Why Ask Tony?
Before I post the video I took and tell you what he said, let me frame his expertise for you. In life, I’ve learned that I don’t know everything and can’t, so I look for experts who have done the research and I listen to what they have to say. I digest what they share and, this way, I tend to be savvy about topics that are important to me such as parrots and diet (for humans and parrots).
Tony has developed himself as an expert, arguably the world’s parrot expert, over the last 40 plus years. He shared a video on Facebook/Instagram in which he’s promoting his new book, Macaws (available here http://www.psittaculture.eu/product/macaws-macaws-in-field-and-aviary-by-tony-silva-book-english-2019/?fbclid=IwAR3RM8m31VPsjAbnEUTmCqDm0HrOKx2n-MrdnBS5M_T2-RXezESkv9hZ8KU In the video he tells a story about when he was young and would cut out of school to take grapes to a local pet store that had macaw parrots. He says that the owner explained that macaws only mate while flying in the air.
Really? Wow! Did we used to believe such make-believe myths about unknown species. Yeah, I think so.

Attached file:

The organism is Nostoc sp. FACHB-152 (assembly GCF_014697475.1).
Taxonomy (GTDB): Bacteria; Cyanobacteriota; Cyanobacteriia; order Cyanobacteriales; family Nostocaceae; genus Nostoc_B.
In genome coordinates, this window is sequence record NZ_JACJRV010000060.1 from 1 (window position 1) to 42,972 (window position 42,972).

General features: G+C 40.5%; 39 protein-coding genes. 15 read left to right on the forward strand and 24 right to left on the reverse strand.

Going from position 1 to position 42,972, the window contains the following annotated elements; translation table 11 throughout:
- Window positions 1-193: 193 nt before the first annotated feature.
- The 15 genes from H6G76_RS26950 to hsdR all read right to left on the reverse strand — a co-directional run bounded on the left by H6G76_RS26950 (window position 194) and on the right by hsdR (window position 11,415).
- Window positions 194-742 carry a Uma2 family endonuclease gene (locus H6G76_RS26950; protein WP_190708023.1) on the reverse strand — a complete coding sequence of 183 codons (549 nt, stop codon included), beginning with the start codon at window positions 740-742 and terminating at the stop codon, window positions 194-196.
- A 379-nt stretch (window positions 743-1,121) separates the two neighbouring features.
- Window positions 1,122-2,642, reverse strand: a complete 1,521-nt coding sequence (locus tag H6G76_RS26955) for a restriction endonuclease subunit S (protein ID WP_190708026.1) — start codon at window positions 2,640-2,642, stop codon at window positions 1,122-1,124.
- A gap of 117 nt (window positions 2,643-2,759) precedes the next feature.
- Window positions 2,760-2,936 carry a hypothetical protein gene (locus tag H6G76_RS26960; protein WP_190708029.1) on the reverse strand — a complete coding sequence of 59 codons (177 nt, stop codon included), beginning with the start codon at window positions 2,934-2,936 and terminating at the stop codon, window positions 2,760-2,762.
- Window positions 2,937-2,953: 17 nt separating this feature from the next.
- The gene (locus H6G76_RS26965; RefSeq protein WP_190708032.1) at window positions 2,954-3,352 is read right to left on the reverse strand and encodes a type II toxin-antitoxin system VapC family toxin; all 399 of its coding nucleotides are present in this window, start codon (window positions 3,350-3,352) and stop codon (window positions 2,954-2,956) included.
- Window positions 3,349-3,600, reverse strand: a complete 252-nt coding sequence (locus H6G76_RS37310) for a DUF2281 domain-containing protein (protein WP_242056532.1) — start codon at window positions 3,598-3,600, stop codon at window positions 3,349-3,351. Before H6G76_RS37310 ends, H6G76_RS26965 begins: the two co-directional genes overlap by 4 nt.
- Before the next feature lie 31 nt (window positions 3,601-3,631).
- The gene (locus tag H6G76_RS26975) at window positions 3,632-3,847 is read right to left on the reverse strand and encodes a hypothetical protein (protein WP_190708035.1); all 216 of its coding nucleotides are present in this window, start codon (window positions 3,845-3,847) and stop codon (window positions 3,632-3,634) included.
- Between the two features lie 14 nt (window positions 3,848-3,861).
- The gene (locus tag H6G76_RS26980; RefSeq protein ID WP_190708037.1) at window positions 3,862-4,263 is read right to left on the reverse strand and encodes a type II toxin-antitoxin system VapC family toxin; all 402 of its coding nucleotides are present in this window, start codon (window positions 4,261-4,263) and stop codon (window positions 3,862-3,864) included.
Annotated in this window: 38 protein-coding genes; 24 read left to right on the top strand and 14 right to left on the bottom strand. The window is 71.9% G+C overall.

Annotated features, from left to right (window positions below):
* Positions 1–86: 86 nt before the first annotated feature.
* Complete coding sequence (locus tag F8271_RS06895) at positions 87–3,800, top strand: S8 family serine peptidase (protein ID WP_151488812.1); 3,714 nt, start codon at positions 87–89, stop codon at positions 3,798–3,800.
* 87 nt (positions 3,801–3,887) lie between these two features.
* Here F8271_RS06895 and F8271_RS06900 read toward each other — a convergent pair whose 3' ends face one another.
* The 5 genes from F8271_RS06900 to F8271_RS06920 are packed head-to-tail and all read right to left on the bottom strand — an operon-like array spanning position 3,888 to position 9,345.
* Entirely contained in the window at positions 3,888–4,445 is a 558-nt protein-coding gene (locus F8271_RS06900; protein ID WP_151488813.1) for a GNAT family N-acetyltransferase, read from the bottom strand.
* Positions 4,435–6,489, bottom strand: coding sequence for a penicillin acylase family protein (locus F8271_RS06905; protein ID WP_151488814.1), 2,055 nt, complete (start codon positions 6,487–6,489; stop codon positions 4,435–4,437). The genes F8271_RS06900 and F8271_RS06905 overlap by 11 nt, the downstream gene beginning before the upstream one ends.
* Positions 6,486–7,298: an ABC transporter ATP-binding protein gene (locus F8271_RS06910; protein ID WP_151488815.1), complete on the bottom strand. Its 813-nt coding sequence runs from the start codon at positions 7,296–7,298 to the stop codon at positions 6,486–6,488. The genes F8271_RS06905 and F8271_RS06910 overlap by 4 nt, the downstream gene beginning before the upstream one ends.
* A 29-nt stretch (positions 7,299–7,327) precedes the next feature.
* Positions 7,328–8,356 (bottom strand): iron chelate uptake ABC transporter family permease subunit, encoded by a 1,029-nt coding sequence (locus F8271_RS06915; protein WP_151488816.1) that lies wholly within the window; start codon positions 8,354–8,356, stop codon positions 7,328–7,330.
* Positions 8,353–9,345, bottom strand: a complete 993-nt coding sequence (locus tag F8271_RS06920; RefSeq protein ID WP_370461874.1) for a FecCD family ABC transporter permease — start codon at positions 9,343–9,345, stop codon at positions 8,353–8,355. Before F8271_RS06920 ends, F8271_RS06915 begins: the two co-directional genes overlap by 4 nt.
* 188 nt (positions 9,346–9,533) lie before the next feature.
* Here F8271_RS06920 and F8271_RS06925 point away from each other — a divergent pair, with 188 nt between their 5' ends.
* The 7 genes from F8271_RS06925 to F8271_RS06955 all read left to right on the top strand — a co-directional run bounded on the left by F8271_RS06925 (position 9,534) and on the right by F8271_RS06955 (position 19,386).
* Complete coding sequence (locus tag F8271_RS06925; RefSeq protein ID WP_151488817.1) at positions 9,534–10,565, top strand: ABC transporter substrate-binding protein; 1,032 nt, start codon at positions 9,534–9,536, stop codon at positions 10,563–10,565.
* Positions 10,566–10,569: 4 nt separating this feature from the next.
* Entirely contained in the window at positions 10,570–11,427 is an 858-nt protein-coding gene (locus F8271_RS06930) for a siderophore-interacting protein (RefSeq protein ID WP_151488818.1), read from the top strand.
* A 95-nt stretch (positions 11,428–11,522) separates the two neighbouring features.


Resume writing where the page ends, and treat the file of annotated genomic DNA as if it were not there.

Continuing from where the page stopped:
Tony has bred all the Macaw species save one and where others can’t breed difficult species, Tony can and does. He has researched parrots in the wild all over the world and has studied them meticulously. Everywhere I go people speak highly of his character and parrot-knowledge and wisdom.
Yes, his perspective should influence parrot diets everywhere, if you want a happy, healthy parrot.
I love an argument based on observation because it is clear of bias. Tony’s study of wild parrots provides hard evidence of a parrot’s natural diet.
Simply put, he says, parrots eat green, un-ripe fruit in the wild. Apples, he said, were more bitter when we were kids because they are now grown to be sweet, or more sell-able. In the wild, parrots avoid larger animals, like monkeys, who eat ripe fruits, so parrots naturally eat green: green vegetables and green fruits.